The last time I have had to punch someone in the face, I was an IDF officer and I hit one of my soldiers.
When the first intifada erupted in December 1987, it took the country and the IDF totally by surprise. Overnight, the rules of the game changed, and the IDF struggled to find new methods and creative tools to deal with the Palestinian uprising, which at the time truly was grassroots.
We, an armored battalion of Central Army Command, were sent to the Ramallah area for a week that turned into three long months. We were forced to make decisions under physical and mental pressure, while dealing with confusing commands and trying to maintain our values in the face of reality. For example, when then-Defense Minister Yitzchak Rabin said “break their bones” and gave soldiers wooden clubs, he intended giving the soldiers a non-lethal method of reacting to attacks. But we commanders, only in our early 20s, had to lead frustrated, tired and sometimes vengeful soldiers, who took the Minister’s instructions literally.
War is hell, anywhere in the world. Although it can bring out the best in people – courage, responsibility, comradeship – it can also bring out the worst.
It was “just another day in 1987”; disturbances had been reported and we were sent to stop the rioters. Those who were in their 20s all disappeared into hiding places in the hills around the villages, leaving behind some teenagers whom we arrested. Although nowadays we see hate-filled Palestinian teenagers stab Jews with knives and scissors, back then they were primarily the supportive crowd.
Approaching the spot where several teenagers were lying face down on the ground, hands cuffed behind their backs, I could hear shouting. As I got closer I saw one of my soldiers – normally a regular guy and dedicated soldier – in a complete frenzy, viciously kicking the captured youths who were already lying on the ground.
“Stop! Stop kicking!” I yelled as I ran up to him, but he didn’t stop. When I got within arm’s reach I realized he was too frenzied for words to reach him. I grabbed his shoulder, turned him around and hit him in the face. The soldier seemed to awaken from a nightmare, shook himself, moved away from the teenagers and began yelling at me: “What’s wrong with you, you Arab-lover?!”
Today we are witnessing the “knife intifada.” The incident of “the soldier who shot” has been examined from just about every possible angle. Briefly: A few minutes after two terrorists who tried to stab IDF soldiers in Hebron were neutralized, another soldier arrived and, without warning, shot one of the stabbers in the head. A video of the incident was posted by B’tselem and ignited a national debate. Was the soldier a war criminal? An undisciplined, irresponsible soldier who disobeyed open fire rules? Or a hero who reacted to signs of life in the injured terrorist and saved his comrades by “confirming the kill” (a universal military concept for taking vital steps to ensure the enemy is eliminated and cannot injure our forces).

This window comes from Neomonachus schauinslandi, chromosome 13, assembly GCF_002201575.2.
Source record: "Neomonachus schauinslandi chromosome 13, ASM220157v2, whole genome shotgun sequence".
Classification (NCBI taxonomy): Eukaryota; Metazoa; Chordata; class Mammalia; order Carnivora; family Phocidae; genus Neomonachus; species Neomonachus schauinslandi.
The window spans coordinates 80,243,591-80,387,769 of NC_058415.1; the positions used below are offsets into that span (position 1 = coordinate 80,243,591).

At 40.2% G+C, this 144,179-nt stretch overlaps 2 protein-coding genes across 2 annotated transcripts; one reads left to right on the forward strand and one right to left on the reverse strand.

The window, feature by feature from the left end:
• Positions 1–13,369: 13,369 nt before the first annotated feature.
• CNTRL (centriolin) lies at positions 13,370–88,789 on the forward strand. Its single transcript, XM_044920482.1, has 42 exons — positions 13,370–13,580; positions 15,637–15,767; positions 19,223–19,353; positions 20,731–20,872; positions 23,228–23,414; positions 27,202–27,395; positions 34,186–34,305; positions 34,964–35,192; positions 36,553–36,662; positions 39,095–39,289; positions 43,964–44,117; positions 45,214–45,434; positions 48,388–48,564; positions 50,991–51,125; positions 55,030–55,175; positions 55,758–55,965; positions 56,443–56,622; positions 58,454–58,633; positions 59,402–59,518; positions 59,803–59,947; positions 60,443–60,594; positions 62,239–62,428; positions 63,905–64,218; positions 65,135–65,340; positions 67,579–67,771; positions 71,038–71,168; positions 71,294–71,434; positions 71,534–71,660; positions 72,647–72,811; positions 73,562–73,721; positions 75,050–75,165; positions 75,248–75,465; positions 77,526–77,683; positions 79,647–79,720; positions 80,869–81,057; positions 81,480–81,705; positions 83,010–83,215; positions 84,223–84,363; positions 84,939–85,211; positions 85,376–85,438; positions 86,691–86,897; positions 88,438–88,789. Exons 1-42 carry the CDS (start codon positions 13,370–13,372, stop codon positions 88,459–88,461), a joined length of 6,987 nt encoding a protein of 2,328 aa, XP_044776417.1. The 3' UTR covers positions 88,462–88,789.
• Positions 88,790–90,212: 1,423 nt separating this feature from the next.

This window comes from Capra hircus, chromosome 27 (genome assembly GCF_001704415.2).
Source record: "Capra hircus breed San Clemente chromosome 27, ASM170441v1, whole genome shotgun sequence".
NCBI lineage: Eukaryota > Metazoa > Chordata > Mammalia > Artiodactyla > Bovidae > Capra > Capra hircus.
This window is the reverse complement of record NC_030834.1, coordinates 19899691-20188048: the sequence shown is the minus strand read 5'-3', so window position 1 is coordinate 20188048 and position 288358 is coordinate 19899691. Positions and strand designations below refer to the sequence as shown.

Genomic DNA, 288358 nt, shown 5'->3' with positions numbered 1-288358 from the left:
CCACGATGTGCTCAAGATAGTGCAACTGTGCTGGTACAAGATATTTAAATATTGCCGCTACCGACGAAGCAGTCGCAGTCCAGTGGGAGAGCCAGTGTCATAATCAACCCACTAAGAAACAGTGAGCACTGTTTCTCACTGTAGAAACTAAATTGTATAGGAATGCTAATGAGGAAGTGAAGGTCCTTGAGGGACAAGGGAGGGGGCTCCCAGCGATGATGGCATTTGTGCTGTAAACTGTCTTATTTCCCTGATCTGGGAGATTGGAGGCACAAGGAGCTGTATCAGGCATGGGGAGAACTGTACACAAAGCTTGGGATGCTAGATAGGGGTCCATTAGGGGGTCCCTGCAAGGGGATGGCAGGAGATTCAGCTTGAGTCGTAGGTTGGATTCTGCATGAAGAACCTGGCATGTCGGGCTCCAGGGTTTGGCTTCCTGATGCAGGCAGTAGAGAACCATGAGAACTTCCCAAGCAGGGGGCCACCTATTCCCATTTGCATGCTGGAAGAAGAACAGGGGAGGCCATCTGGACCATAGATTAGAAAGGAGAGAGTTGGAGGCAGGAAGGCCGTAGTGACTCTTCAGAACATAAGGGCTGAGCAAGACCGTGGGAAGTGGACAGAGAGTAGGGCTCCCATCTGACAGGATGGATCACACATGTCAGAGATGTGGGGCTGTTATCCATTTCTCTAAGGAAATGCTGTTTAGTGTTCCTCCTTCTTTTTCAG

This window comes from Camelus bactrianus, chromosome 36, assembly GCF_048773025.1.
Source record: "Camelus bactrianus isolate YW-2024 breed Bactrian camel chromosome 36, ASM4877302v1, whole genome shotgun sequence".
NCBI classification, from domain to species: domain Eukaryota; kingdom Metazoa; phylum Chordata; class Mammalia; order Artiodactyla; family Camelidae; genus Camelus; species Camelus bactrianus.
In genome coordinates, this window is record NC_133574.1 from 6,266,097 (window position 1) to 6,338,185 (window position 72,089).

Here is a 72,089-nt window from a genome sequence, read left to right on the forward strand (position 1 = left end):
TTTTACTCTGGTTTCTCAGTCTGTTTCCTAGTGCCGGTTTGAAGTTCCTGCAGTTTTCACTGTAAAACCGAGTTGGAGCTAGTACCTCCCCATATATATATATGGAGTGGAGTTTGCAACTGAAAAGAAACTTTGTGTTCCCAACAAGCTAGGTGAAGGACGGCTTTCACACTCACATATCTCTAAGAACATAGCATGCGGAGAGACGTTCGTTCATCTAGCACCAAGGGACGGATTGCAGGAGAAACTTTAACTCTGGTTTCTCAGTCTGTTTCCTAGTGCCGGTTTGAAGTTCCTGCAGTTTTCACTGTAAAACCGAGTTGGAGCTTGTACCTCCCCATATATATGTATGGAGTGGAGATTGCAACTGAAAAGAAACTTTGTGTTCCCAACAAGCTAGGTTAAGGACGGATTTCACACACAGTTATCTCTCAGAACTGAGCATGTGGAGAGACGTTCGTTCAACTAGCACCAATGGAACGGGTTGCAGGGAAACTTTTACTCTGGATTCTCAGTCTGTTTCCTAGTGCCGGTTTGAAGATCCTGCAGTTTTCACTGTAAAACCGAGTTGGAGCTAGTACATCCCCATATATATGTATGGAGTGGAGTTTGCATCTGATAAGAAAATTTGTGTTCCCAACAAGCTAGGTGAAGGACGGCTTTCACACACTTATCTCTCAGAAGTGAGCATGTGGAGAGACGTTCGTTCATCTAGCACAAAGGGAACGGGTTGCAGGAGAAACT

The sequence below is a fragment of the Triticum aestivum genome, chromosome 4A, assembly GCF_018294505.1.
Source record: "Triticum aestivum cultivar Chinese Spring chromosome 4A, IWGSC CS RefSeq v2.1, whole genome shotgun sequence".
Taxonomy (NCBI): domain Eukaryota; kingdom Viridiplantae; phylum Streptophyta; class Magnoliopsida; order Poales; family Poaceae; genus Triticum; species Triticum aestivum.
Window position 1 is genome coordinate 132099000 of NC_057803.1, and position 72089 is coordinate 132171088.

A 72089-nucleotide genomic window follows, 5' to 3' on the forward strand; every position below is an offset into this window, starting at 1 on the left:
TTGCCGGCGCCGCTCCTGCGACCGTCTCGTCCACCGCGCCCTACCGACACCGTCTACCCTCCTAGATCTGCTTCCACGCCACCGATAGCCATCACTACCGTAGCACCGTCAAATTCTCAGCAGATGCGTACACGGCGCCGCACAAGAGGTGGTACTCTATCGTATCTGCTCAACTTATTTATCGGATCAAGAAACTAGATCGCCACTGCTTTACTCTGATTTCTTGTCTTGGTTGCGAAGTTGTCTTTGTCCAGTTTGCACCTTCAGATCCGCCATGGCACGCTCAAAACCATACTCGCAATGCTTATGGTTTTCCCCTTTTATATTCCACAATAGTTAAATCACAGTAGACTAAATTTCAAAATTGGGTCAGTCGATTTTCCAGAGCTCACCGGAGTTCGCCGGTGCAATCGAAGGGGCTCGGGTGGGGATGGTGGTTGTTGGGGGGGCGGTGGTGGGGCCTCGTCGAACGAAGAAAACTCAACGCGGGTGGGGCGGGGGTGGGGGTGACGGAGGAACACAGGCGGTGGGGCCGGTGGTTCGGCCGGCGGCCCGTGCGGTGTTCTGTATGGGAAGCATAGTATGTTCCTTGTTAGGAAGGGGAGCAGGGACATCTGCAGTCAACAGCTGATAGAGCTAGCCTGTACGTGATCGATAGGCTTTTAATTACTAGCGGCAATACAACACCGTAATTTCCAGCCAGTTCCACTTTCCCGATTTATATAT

Yet of the thousands of comments, arguments and opinions, my attention was most drawn to a Facebook cartoon showing the Biblical story of David and Goliath. The young shepherd’s sword is raised to cut off the head of his gigantic enemy, who is lying prone after being felled by David’s slingshot. The caption: “David beheaded Goliath while he was neutralized. Anyone got a problem with that?”
The comparison of the young shepherd, armed with only a slingshot, to the fully armed IDF soldier who shot the injured terrorist on the ground, is problematic – even outrageous – and illustrates an important message.
What is that message?
Simply this: We must recognize that the People of Israel are no longer the young David.
Jewish history since Abraham, shows two relatively short periods when we were master of our own fate within our own borders: the Kingdoms of David and Solomon, and our State of Israel.
So Jews are more accustomed to seeing ourselves as a people in exile, persecuted, few against many. We can even see this in Israel’s anthem (“our eyes turn to Zion”). But wait! We may be surrounded by enemies who “rise up to destroy us,” but we are also celebrating already 68 years of Israel’s existence. We are no longer the young boy armed with only a slingshot!
Thus, we must understand one of the most important challenges that the Jewish people in Israel face: internalizing that we are a free people in our own land. Yes, surrounded by enemies, but sovereign.
We have just celebrated the Festival of Freedom. Freedom is not free, and one of the prices is ethical values. What was permitted to the young David does not befit a soldier in the army of the independent, sovereign State of Israel.
Sagi Melamed lives with his family in the community of Hoshaya in the Galilee. He serves as Vice President of External Relations and Development at the Max Stern Yezreel Valley College. Sagi serves as President of the Harvard Club of Israel. He is the author of “Son of My Land” and can be contacted at: email@example.com.
This essay first appeared in The Canadian Jewish News.